Here's why I added the list at the end: when working on the Wikipedia:2004 Encyclopedia topics project I realized that EB2004 has a virtual fetish about describing the different types of faience. Eventually, WP should cover the same ground. By the conventions of the project, each EB entry should correspond to a WP article or at least a redirect. I figured, if there will be many short articles, this list would be useful. Or we could move the list to its own WP article, maybe even include the brief descriptions embedded in the list itself, and point all the redirs to that. I don't know which way to go yet. David Brooks 18:21, 18 Jun 2005 (UTC)
- Do you approve my technique of working some EB headings into the text? Not all are really deserving (yet) of separate articles. I'm a lumper: I like long, rich articles full of context. I dislike brief articles that offer no links. --Wetman 06:42, 19 Jun 2005 (UTC)
- Whatever works. The rule should be: if a user searches using the title of the EB article, they should land on an article that clearly describes what they were looking for. If it's obvious how to find the information in the page they land on, that's OK. Unfortunately you can't combine a redirect with a # tag. It's too soon to say whether your technique will work, as there aren't many styles described in the text yet.
- If you like it lumpy, it might work to add a sentence or two to each element of the list, and a seealso if there is enough material to warrant a whole article. David Brooks 23:38, 19 Jun 2005 (UTC)
- Someone has broken up the introduction to fit it under "historical" headings. The material and the name need to be introduced first. An example of how sense can be lost through "splitting".--Wetman 20:00, 21 June 2006 (UTC)
Egyptian Faience needs updating?
I'm on ArtStor right now, looking at something that claims to be an Egyptian Faience bowl from 1540-1350 BC (I came here to see what Faience was). I'm not really sure how ArtStor or Wikipedia works... so I'm going write myself a note and if no-one rewrites the Egyptian section by the time I locate the note again (perhaps a week from now), I'll mention this in the article (which currently gives the impression that only beads were made in Egypt), and in the article specific to Egyptian Faience. If anyone else has access to ArtStor, I'm looking at CMA_.1914.614 "Decorated Bowl". I would much prefer if someone else did it though. Peace! :)
Could someone familiar with the conventional English pronunciation of Faience please insert an IPA entry? --Dan Ventresca 20:51, 10 May 2007 (UTC)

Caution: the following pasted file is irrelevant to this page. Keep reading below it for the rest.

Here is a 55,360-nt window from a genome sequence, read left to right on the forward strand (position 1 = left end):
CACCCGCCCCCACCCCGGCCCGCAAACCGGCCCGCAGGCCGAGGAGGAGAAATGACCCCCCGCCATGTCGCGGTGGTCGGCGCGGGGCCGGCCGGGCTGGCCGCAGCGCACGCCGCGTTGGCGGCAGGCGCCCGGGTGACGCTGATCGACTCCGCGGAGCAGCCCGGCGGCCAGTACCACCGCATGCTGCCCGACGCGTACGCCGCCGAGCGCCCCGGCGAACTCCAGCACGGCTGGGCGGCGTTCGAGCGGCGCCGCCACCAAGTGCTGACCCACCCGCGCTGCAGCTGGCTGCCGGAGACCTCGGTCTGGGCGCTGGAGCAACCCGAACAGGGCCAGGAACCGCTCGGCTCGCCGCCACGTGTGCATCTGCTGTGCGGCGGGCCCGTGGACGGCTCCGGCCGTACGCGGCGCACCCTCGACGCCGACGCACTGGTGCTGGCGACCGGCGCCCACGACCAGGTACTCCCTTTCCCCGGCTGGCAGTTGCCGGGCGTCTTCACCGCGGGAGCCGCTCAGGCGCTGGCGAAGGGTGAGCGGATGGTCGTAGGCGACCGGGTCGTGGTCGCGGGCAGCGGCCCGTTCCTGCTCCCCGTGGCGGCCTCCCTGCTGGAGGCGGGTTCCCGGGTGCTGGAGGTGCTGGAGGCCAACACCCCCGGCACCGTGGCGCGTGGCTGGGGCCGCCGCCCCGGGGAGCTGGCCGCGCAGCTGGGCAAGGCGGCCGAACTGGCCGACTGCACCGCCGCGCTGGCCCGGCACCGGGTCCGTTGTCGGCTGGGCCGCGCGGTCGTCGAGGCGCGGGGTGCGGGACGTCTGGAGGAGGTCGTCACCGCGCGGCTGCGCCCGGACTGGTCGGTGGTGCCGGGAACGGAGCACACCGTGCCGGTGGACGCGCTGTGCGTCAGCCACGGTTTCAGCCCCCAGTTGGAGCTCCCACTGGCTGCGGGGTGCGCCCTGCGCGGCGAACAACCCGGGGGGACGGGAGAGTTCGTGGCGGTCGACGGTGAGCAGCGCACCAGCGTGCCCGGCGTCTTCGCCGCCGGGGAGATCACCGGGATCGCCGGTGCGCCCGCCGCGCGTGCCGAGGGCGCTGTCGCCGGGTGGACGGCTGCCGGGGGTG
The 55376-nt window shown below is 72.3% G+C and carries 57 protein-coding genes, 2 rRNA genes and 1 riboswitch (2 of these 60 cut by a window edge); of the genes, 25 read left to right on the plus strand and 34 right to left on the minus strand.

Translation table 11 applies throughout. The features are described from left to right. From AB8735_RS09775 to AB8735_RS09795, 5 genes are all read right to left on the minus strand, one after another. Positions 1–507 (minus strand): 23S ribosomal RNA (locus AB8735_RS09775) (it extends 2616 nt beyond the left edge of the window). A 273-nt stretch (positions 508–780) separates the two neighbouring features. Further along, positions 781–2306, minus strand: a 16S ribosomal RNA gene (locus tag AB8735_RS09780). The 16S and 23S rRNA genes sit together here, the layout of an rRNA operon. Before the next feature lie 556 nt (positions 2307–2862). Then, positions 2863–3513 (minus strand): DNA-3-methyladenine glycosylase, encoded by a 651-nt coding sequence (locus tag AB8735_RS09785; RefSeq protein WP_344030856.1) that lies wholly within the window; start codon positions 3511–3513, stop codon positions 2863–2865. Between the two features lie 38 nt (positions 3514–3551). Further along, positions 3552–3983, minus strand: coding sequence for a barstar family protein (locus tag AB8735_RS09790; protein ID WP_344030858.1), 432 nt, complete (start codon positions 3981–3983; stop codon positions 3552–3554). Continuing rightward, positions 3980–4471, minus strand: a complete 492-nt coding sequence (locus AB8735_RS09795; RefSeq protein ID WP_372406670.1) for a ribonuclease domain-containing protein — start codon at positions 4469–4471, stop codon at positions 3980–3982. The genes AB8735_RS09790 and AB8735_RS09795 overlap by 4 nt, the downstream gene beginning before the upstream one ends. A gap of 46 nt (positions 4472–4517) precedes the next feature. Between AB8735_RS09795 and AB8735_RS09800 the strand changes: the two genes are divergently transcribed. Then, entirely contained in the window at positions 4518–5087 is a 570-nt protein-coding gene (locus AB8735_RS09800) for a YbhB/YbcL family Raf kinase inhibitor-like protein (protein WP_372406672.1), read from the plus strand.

- A better suggestion, which I've copied from Talk:Maiolica: create an article Tin-glazed pottery. Draw together succinct versions of the current maiolica, majolica, faience etc etc, each précis with the usual italicised hatnote Main article.... Final step, an introduction concerning general historical developments and techniques, (i.e. a condensed version of the article tin-glazing). The reasons for separate articles on maiolica and faience will appear from a first scan of the two, distinct relevant literatures. Nested articles, such as these could be, are at the heart of encyclopedic treatment.--Wetman 21:53, 30 June 2007 (UTC)
- I have now done this Marshall46 17:01, 5 July 2007 (UTC)
This article appears to have been drawn from authoritative sources but they are not shown. Marshall46 16:46, 1 July 2007 (UTC)
Reference to the Italian city of Faenza
The name faience comes from the Italian city of Faenza, but there is no mention of this in the article.
No it shouldn't. In mose cases the word faience is spelled without a diaeresis. In actual fact, I have seen spellings of this word with a diaresis only as a second variant in dictionaries and encyclopedias. So this is inacceptable because the majority of English-speaking people even have no idea of that —Preceding unsigned comment added by 184.108.40.206 (talk) 12:29, 31 August 2009 (UTC)
Ancient Greek Faience
In his book The Life of Greece (p.219), Will Durant says that the ancient Greek colony of Naucratis (located in the Nile delta of Egypt) "...exported faience and translucent glass." Durant does not give any further details, but the quote is taken from a section of the book entitled Aegean Prelude:3500-1000 B.C. Wikipedia's article on Naucratis indicates that it was founded (or taken over by Greeks) shortly after 750 B.C., and that archaeological expeditions of the late 19th and early 20th centuries "unearthed a small factory for faience scarab seals" in the city. Does anyone have any more detailed information about Naucratis' production of faience or how closely what was produced there fits the definition of faience? Dadadaddyo (talk) 19:52, 23 September 2010 (UTC)